The Majlis Exhibition: Virtual Tour


The Royal Majlis. Courtesy of the Dutch National Museum of World Cultures
The San Lazzaro ceramics. Courtesy of the monastery of San Lazzaro degli Armeni
Ewer (Pitcher), Uzbekistan, 17th c., bronze / casting alloy, engraving
Carpet, Iran, 1945, wool and cotton / knotting. Courtesy of the Sheikh Faisal Bin Qassim Al Thani Museum
Leather carrying case, Syria, 1894, leather and metal. Courtesy of the Dutch National Museum of World Cultures

The exhibition contextualises the Majlis, featuring the people and materials involved in its construction. Showcasing artworks and rare artefacts from the Sheikh Faisal Bin Qassim Al Thani Museum in Qatar, the Dutch National Museum of World Cultures in the Netherlands, the Scuola Grande di San Rocco of Venice, the monastery of San Lazzaro degli Armeni in the Venetian lagoon, and private collections, the project presents a platform for transnational, transcultural, and transhistorical exchange.


The room with Jörg Gruber’s photographs and examples of Moroccan wool
M’hammad the Shepherd and his Family. Near Ain Leuh, Atlas Mountains, Morocco 2019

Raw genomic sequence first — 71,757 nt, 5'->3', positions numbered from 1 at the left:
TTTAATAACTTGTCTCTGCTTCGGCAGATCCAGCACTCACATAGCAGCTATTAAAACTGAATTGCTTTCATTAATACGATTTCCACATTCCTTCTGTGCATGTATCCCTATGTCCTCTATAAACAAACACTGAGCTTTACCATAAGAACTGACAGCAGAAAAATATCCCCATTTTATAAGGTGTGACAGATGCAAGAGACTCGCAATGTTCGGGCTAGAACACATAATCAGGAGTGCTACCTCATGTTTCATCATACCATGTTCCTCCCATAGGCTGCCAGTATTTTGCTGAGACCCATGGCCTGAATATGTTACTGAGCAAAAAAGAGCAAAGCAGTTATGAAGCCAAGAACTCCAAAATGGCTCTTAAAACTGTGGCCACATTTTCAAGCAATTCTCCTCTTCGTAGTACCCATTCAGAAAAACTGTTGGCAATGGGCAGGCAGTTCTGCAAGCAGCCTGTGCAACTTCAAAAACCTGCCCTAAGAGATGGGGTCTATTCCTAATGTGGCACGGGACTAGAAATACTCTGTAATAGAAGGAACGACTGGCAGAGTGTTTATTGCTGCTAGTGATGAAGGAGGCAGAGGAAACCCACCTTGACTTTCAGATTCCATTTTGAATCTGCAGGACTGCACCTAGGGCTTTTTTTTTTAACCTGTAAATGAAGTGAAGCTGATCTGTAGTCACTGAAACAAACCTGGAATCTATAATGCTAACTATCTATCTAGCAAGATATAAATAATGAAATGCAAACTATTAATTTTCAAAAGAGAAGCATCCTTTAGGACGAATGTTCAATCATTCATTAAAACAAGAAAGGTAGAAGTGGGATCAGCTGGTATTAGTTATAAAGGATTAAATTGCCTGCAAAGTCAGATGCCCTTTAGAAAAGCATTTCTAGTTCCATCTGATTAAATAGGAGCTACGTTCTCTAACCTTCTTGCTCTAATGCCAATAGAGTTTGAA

Carpet Trader Abdel Azziz Amraoui's Family Home. Small village near Ain Leuh, Atlas Mountains, Morocco 2019
Ain Leuh Women's Weaving Cooperative. Atlas Mountains, Morocco 2019
Foreman on the Bamboo Plantation. El Quindío, Colombia 2019
Bamboo Plantation. El Quindío, Colombia 2019

At the core of the Majlis exhibition is a film and a series of photos by Jörg Gruber that document the different forms of craftsmanship that were involved in realizing the project: the surviving practices of herding, shearing, dyeing with natural pigment, and weaving on traditional looms in Morocco, as well as the processes of selecting bamboo and putting together the resilient construction in Colombia. The artisans, their tools, and materials themselves narrate the story of the Majlis — a story that may offer a key to our main question: how will we live together?


View of the textiles from the interior of the Majlis
View of the textiles from outside the Majlis
The Majlis Banner by Irini Gounou
The word “majlis” written in square Kufic calligraphy

The pieces of textile artwork that adorn the Majlis were designed by Nina Mohammad-Galbert, the Creative Director at Artisan Project, and woven by three women from the Ain Leuh Women’s Weaving Cooperative: Khadaouj Ouchkek, Hachmia El Douiri, and Khadija El Aabdi. The collection is titled The Story of Yan, with four movements, each one representing the different songs and moods of the weaver. The bamboo installation also features the Majils banner made by Irini Gounou. It is meant to honour both the desert and the meaning of Majlis as a meeting place for discussion that gives people the chance to come together. The word “majlis” is written in square Kufic calligraphy, a particular style of script from the 8th century AD that was widely used in architecture.